Yeah, there’s some conflict as well if you hear people from another country taking issue with what you’re country is doing. IF you have the same issue, it’s hard to navigate that and not circle the wagons and not get defensive.

Yeah, I think it does. I think that’s no mean feat for an American to avoid coming across as defensive. I can absolutely understand that. I tell you one thing I noticed once Obama got in, is how much friendlier everybody is to Americans.

Yeah, we saw celebrations all around the world on our local news.

There’s a huge warmth that has always been there for Americans that was kind of put in the fridge for a while. That’s been defrosted and offered up again since he got in.

There are a number of people here who don’t believe that.

Well, from the European perspective, I think that is absolutely the case.

One of the arguments here on the liberal side is that the world respects us more now. Of course, that puts the conservatives on the defensive, saying that’s all nonsense.

Well, the Republican party, they’re tits up in a ditch at the moment, aren’t they? They don’t know what to do. And they know they’re in for eight years, barring a disaster, and I can’t think of any disasters that would surpass the Bush administration disasters. It would have to be a really bad response to an invasion from Mars to displace this guy. The world is in love with him. He is the modern politician, par excellence. He’s got no peers. He is out on his own in terms of performance, intelligence, command.

The other night I watched the Washington Correspondents Dinner, the national press dinner, and he was at least as good as the comics they put on. It was kind of a roast situation, isn’t it. To see him crack gags like the Cheney gag, which would have been widely reported, it’s something else.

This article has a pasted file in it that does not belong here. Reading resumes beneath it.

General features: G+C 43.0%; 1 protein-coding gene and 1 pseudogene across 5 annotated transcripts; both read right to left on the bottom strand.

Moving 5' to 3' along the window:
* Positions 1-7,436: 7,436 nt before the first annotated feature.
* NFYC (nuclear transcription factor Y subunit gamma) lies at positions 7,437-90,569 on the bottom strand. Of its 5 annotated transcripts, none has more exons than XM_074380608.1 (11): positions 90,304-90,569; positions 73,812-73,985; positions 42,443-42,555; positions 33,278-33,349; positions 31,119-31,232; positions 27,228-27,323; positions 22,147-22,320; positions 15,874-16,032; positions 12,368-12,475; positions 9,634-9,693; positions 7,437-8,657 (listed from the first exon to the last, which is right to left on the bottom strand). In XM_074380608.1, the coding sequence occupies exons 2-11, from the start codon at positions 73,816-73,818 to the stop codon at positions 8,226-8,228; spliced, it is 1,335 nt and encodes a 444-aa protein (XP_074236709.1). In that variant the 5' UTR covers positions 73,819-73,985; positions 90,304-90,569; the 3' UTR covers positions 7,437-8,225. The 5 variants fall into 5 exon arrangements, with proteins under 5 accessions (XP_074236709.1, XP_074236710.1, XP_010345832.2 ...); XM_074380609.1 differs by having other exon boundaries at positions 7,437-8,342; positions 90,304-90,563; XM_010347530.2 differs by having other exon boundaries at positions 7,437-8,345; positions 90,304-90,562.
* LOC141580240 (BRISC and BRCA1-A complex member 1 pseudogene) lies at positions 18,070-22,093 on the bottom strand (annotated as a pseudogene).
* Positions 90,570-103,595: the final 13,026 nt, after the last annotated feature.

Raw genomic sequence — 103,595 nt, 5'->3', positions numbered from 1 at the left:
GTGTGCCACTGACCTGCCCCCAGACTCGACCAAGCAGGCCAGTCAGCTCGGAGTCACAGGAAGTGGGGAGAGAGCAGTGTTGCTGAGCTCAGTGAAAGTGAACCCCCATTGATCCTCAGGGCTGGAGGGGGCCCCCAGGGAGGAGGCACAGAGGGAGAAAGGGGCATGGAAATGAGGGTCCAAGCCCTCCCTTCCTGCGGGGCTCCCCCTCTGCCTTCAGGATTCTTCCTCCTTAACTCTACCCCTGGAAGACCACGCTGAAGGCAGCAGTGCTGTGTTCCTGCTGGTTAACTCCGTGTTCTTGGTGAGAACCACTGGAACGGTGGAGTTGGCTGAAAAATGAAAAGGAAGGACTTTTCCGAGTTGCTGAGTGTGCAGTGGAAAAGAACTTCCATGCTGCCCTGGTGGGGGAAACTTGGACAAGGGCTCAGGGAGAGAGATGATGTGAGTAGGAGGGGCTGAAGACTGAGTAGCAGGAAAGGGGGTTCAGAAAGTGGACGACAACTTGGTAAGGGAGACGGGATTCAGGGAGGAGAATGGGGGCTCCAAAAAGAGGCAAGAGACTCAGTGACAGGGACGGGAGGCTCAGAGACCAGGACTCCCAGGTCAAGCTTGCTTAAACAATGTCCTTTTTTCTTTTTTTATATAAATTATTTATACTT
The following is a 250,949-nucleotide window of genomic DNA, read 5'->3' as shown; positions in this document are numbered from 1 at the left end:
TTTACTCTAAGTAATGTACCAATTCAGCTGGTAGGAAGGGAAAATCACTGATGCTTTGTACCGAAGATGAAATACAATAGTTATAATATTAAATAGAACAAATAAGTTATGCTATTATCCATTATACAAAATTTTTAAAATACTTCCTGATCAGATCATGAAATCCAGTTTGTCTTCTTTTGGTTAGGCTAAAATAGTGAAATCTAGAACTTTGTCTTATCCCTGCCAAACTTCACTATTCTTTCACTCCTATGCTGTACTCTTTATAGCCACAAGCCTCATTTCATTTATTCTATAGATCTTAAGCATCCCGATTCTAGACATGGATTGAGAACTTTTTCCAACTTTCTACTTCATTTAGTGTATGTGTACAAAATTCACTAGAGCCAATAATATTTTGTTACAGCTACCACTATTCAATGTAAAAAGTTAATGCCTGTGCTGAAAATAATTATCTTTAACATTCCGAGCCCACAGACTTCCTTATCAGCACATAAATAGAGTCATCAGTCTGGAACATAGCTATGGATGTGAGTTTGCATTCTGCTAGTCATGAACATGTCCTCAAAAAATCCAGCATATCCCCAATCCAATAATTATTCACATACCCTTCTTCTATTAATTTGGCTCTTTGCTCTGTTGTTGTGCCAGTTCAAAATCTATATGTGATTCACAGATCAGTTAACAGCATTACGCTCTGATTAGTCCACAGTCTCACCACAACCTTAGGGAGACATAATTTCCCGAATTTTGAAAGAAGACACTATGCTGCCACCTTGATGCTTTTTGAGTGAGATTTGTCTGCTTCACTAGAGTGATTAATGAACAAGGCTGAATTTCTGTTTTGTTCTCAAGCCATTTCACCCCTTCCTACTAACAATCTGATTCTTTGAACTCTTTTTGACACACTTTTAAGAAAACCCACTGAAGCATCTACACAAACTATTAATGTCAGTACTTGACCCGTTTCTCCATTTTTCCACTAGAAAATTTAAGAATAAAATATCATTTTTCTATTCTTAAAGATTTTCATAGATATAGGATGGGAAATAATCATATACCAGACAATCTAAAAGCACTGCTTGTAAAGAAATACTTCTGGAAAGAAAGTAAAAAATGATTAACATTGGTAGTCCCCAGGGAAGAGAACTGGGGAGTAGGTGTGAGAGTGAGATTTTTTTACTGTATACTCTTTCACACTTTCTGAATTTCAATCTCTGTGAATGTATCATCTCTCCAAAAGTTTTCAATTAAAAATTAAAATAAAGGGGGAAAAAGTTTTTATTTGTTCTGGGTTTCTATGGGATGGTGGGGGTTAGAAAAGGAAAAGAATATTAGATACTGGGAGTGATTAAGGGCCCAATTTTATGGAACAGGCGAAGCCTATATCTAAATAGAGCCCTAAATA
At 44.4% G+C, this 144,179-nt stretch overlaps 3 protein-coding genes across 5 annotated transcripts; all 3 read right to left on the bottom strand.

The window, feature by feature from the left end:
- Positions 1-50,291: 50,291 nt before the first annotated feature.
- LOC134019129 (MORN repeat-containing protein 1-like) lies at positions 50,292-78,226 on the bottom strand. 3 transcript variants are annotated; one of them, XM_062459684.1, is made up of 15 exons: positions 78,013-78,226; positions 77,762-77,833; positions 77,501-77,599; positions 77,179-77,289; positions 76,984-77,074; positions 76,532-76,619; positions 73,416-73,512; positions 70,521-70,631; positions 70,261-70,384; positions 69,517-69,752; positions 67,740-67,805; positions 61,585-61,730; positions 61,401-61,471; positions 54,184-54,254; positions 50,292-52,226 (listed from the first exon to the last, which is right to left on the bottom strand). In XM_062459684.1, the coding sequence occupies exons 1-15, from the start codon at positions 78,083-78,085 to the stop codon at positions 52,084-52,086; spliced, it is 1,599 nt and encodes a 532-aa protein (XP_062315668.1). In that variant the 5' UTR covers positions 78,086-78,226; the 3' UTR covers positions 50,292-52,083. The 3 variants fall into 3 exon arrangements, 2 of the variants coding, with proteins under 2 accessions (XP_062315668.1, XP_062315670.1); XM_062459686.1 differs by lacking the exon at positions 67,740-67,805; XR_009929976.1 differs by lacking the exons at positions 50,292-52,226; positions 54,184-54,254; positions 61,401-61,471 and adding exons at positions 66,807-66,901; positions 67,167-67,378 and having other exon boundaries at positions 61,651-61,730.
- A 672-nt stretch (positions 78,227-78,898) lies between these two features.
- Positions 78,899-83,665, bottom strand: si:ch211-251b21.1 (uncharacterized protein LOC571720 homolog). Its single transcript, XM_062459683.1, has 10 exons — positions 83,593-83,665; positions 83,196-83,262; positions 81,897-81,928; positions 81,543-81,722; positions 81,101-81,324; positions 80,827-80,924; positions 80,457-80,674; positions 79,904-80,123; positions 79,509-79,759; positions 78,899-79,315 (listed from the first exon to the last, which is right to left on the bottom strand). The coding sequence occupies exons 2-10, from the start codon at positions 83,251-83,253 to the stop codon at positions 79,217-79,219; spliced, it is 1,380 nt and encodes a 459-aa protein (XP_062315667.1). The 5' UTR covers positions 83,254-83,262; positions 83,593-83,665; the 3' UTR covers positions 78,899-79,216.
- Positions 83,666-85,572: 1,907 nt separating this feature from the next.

I also watched one that was done for Bush a couple of years ago, and you see his rictus on his face, where he’s not sure if he should laugh in certain places. He looks like he’s got a harpoon in his back, for most of us.

I’m wondering if people here will be surprised that you know as much as you do about the inner workings of our politics. That was one thing that was driven home to us when we were visiting Ireland, that everybody sort of pays attention to us. Even in that bar, we told them we were from Massachusetts and the male half of the party we were talking to immediately went to, “Oh, gay people can get married there.”

Yeah, well, like I say, you guys at the stern of the world’s ship. So everybody onboard is looking to see where we’re going. Make no mistake about it. As America tilts one degree this way or that, there’s a huge wake that we’re all in. It’s serious power. There is no more serious kind of power on the planet. We’re informed because it effects us directly. You know, it’s not just kind of a spectator sport or for our own edification so we can sit around in cafe bars and finesse our arguments with one another, it’s because we’re directly effected.

How do you introduce yourself to an American audience that may not be familiar with you as a stand-up comedian?